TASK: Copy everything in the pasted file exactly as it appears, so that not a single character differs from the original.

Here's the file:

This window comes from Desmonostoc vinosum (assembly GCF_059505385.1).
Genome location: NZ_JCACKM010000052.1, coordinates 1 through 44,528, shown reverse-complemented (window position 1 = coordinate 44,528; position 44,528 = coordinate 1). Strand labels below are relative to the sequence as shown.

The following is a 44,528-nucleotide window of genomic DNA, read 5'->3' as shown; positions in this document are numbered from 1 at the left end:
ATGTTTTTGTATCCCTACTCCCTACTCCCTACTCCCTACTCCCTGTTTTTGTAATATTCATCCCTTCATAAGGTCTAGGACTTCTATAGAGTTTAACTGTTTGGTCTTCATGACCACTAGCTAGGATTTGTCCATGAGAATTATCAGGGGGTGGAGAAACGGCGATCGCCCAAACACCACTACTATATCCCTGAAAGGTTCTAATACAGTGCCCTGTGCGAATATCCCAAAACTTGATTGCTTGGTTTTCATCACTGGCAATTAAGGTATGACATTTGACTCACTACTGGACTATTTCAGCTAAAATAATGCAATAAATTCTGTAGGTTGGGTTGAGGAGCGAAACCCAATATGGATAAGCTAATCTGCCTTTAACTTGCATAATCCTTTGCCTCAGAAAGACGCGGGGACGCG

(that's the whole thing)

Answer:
This window comes from Desmonostoc vinosum (assembly GCF_059505385.1).
Genome location: NZ_JCACKM010000052.1, coordinates 1 through 44,528, shown reverse-complemented (window position 1 = coordinate 44,528; position 44,528 = coordinate 1). Strand labels below are relative to the sequence as shown.

The following is a 44,528-nucleotide window of genomic DNA, read 5'->3' as shown; positions in this document are numbered from 1 at the left end:
ATGTTTTTGTATCCCTACTCCCTACTCCCTACTCCCTACTCCCTGTTTTTGTAATATTCATCCCTTCATAAGGTCTAGGACTTCTATAGAGTTTAACTGTTTGGTCTTCATGACCACTAGCTAGGATTTGTCCATGAGAATTATCAGGGGGTGGAGAAACGGCGATCGCCCAAACACCACTACTATATCCCTGAAAGGTTCTAATACAGTGCCCTGTGCGAATATCCCAAAACTTGATTGCTTGGTTTTCATCACTGGCAATTAAGGTATGACATTTGACTCACTACTGGACTATTTCAGCTAAAATAATGCAATAAATTCTGTAGGTTGGGTTGAGGAGCGAAACCCAATATGGATAAGCTAATCTGCCTTTAACTTGCATAATCCTTTGCCTCAGAAAGACGCGGGGACGCG